“Rather than harnessing yourself with a laundry list of bad habits, choose just one [goal] that you truly want to achieve in this lifetime and focus all of your attention on the one [goal],” according to Kim Simpson in an article on the internet entitled: “69 Do’s and Don’ts for Successful New Year Resolutions.” We often have a goal without a plan as to how we are going to pragmatically achieve this goal. My suggestion is this: first decide how much weight you want to lose and how much allotted time you hope to reach it by. Then decide what you are willing to do during that time to make your goal accessible. For example, for me, I know that I have set a goal for myself to lose 10 pounds in one month. I have set a plan to work out at least three times a week, replace breakfast and lunch with a meal replacement drink and a sensible dinner no later than 7 p.m. in the evening. Typically, you should eat three hours before you have to go to bed. I’ve also decided to go for a walk after dinner to burn calories and tire myself so that I can get a good night’s sleep and have my metabolism high enough to melt calories off my blossoming derriere while I sleep.
Here are three of the Do’s and three of the Don’ts from Simpson’s list in helping you keep your weight loss goals: I resolve to…1) make just one life altering resolution, not 10 major ones. 2) I resolve to…develop a plan that includes short and long term goals. 3) I resolve to…do it daily-one goal one day at a time foe one year. And now three of the Don’ts. 1) I resolve not to…procrastinate (get going now, today!) 2) I resolve not to…get overwhelmed, or discouraged by setbacks. 3) I resolve not to…grow weary, bored or burned out. But exercise and diet are simply not enough.
Most of us who are overweight start out by hating our bodies but yet expect it to corporate with us when we try to lose weight. Well I have news for you. It doesn’t work that way. Your body is keenly aware of your disgust and utter hatred for it. You won’t be able to trick it into thinking that you love it when you really don’t. Basically, you have no other choice but to make friends with your thunder thighs and love handles if you expect it to cooperate with your weight loss regimen. You must learn to love what you’ve got to start with before you can expect it to work cohesively with you on any level. I know that this may sound silly but try walking around naked in your home, hopefully when no one else is there if that makes you more comfortable. By doing this, you are learning to be comfortable naked. I know it will be difficult at first because I’ve done it and it took me a long time before I began to get comfortable myself. I believe by walking around naked, you are communicating to your body that you are not ashamed of it, that you love it just as it is right now. Soon, you will be able to be naked around your romantic partner without having to hide under the covers or turning off the light during sexual intimacy.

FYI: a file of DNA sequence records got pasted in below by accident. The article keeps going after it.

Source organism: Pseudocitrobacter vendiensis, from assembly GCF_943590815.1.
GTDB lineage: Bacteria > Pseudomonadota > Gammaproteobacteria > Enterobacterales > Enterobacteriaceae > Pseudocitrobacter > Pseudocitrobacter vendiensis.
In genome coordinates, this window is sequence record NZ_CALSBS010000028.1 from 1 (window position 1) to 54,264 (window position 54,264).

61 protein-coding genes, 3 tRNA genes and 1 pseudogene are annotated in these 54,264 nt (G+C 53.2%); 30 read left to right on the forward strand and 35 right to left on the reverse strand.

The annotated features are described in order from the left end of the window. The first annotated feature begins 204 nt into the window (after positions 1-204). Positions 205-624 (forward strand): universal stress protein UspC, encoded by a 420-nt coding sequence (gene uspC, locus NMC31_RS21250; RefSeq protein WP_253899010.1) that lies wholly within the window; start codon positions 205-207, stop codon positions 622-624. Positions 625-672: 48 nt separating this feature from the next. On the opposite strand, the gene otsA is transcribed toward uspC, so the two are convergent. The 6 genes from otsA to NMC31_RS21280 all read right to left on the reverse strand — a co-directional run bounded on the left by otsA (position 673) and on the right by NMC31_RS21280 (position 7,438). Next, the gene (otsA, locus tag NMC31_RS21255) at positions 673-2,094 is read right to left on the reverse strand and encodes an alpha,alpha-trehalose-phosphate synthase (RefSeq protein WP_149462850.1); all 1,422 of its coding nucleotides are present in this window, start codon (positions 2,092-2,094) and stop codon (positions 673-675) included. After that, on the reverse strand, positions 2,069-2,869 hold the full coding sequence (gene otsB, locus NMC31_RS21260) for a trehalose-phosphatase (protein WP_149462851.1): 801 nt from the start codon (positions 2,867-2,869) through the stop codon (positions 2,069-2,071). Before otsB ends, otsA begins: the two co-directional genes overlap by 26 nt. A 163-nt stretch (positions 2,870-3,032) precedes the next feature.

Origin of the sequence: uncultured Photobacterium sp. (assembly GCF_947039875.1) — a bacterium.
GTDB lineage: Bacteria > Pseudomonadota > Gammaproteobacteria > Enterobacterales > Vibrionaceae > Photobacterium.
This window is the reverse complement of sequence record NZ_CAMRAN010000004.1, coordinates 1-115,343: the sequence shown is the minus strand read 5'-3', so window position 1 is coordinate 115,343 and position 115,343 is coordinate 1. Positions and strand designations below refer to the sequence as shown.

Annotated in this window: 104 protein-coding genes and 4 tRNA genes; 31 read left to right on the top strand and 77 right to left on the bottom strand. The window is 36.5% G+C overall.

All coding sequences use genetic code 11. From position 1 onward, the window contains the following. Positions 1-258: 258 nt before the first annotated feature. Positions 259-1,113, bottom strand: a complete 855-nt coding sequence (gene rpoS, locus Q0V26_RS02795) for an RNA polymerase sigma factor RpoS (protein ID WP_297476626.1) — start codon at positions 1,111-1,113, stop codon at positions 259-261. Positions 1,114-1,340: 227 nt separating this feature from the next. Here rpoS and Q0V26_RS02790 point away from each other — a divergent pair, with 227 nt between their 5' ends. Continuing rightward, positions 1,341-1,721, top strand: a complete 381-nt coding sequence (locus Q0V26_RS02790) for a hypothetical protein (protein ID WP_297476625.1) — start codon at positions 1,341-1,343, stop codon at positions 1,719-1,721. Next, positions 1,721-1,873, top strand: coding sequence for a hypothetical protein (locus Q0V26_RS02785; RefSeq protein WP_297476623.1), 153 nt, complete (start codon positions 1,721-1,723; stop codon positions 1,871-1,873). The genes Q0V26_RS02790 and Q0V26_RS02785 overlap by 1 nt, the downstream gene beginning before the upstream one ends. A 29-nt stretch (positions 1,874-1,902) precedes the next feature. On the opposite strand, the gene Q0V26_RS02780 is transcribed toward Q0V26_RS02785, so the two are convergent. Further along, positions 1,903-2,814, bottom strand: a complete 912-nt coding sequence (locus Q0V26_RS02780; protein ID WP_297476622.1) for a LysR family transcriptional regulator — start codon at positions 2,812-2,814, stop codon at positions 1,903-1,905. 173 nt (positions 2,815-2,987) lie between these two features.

The other “love ritual” I suggest that you do for your body is stand nude in front of a mirror and allow your eyes to explore every inch of your body. At first you will be tempted to look away and find fault in every crevice of your body, however, you must try to resist that urge and over time, you will become increasingly more comfortable with yourself. Fundamentally, my point is this: if you are unable to bestow upon yourself love and respect, how can you then expect someone else to give you something that you are either unwilling or unable to give to yourself? As Whitney Houston has sang many times over: “learning to love yourself is the greatest love of all.”
So Stand in front of a mirror and proclaim to yourself “I am fabulous and lovable, thin or fat, housed or homeless!” Don’t fall prey to what the media and popular culture tell you what you should or should not look like or your value as a human being based on your socio-economic standing. Try to overcome your most ferocious critic of all time: yourself. A Happy New Year hopefully means a Happy New You!
Jacques Fleury’s book: “Sparks in the Dark: A Lighter Shade of Blue, A Poetic Memoir” about life in Haiti & America was featured in the Boston Globe. Sample or buy the book at: www.lulu.com. 20% of proceeds will go to Haiti charity Partners in Health. For personal appearances or comments contact Jacques at: firstname.lastname@example.org.